The life of your crown will vary depending on a number of factors including the amount of wear and tear the tooth is exposed to, and how well you look after your crown and surrounding teeth. However, you can typically expect your new crown to last between 5 and 15 years.
In the majority of cases, crowns are required for functional reasons and as such, are usually covered by most dental insurers, although coverage may be limited to a particular type of crown, for example, metal. However, we strongly recommend that you speak to your personal insurer about your individual policy to check that you are covered before you start your procedure.
A dental crown is a restorative process in which a tooth or tooth implant is completely covered or capped by a special material that looks like your natural tooth.
This helps to protect the underlying tooth and provide a chewing surface that functions as a normal tooth.
Crowns are also aesthetically pleasing since patients generally don’t tend to notice a difference between their crown and their natural tooth.
While crowns used to require multiple visits to the dentist to ensure proper placement, new technology has allowed for crowns to be fitted in a single visit.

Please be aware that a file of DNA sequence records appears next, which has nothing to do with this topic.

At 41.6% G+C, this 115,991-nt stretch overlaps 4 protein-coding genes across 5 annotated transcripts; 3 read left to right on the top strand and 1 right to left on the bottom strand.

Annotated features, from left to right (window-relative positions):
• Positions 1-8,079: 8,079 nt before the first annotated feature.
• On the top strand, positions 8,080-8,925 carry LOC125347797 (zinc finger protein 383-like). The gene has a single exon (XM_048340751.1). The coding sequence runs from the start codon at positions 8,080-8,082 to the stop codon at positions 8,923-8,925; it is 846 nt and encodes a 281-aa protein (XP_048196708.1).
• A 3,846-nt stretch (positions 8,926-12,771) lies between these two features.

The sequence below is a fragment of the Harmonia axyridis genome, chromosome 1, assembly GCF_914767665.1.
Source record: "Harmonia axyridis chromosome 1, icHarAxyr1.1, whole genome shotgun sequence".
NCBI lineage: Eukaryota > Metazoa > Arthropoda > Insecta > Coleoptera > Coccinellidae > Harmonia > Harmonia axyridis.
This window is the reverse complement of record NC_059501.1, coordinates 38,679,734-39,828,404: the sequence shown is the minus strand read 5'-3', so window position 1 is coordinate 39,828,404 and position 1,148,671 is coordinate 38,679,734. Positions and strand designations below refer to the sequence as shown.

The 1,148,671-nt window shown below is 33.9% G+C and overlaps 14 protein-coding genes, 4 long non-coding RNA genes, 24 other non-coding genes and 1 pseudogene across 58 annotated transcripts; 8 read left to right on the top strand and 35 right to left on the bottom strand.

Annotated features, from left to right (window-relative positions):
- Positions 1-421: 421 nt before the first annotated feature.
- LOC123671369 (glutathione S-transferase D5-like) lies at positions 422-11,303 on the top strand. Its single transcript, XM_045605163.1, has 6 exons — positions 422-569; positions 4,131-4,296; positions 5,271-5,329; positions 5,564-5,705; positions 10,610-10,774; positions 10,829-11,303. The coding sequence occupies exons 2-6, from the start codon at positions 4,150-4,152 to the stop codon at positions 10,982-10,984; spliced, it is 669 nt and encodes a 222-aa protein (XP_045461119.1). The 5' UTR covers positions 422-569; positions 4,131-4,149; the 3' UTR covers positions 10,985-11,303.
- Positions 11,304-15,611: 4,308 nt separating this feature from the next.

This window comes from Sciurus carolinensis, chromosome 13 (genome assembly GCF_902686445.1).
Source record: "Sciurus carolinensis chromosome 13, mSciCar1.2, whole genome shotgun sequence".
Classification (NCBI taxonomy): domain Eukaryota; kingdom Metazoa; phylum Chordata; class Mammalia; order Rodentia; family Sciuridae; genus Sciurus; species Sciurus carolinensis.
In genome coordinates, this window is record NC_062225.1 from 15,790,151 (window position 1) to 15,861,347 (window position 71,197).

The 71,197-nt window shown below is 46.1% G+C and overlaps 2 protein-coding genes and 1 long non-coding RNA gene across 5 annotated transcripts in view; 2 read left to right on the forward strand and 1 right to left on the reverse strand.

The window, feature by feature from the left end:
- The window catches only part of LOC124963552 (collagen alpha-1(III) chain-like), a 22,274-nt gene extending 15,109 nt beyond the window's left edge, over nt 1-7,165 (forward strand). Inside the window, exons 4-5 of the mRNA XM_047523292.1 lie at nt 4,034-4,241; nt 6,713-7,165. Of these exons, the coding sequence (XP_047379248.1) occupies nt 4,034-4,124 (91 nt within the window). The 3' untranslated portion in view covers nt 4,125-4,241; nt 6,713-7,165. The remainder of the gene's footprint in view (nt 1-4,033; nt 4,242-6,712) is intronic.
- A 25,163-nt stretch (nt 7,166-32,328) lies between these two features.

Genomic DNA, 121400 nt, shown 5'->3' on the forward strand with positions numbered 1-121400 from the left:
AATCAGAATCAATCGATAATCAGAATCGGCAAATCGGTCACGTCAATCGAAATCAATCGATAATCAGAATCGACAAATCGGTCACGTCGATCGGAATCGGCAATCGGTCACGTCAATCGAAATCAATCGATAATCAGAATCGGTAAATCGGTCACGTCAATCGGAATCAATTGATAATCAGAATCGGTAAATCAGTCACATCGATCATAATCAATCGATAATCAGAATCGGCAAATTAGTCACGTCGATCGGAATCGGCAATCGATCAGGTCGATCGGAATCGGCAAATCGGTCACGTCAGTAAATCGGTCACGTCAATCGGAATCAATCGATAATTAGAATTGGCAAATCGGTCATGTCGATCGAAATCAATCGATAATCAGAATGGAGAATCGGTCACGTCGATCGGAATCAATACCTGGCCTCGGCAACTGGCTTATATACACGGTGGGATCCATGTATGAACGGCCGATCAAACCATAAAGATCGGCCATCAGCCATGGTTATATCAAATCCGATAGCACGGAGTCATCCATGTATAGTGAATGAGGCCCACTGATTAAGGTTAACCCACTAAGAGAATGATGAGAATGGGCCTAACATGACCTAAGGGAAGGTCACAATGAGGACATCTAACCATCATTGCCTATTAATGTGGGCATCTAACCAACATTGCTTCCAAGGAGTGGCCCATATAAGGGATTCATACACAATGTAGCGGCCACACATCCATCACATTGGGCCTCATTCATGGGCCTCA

While your dentist will let you know the specifics of needing a crown, there are some general conditions in which a crown might be the best option which are:
Missing or misshapen teeth
A tooth that has had a root canal
Large broken fillings
Chipped, cracked or broken teeth
If you have any of these conditions, you may want to speak with your dentist to see if crowns are a good option for you.
If they are, you should then enquire about the process of installing the crown in order to find out if your dentist has the appropriate skills and technology to complete a single-visit crown.
Traditionally, crowns take a minimum of two appointments to complete. Some patients have even required more than those two visits.
Single-visit crowns save time by allowing your dentist to complete the entire process in a single visit with no subsequent appointments.
This also reduces the time it requires for you to travel to the office, schedule appointments, and reduces the potential for additional recovery time.
Single-visit crowns are designed, milled, and installed on the same day which allows your dentist to work through the process quickly and efficiently.
Completing this process in a single day also reduces the time and cost associated with shipping a crown to another location to be milled by a third party.
This includes regular brushing, flossing, and routine dental appointments. This routine care can help to eliminate any issues from coming up later, and your regular dental appointments can help identify problems when they are easier to correct.
If you do happen to notice any issues with your crown, it is important to schedule an appointment with your dentist as soon as possible.
The cumbersome process of receiving a crown has now been reduced to just a single office visit. Single-visit crowns are possible because of advances in technology and the availability of tools at your dentist’s local office. Being able to fit and construct a crown in a single visit offers great benefits to the patient and the establishment. If you are considering a crown, contact your dentist today to review your options.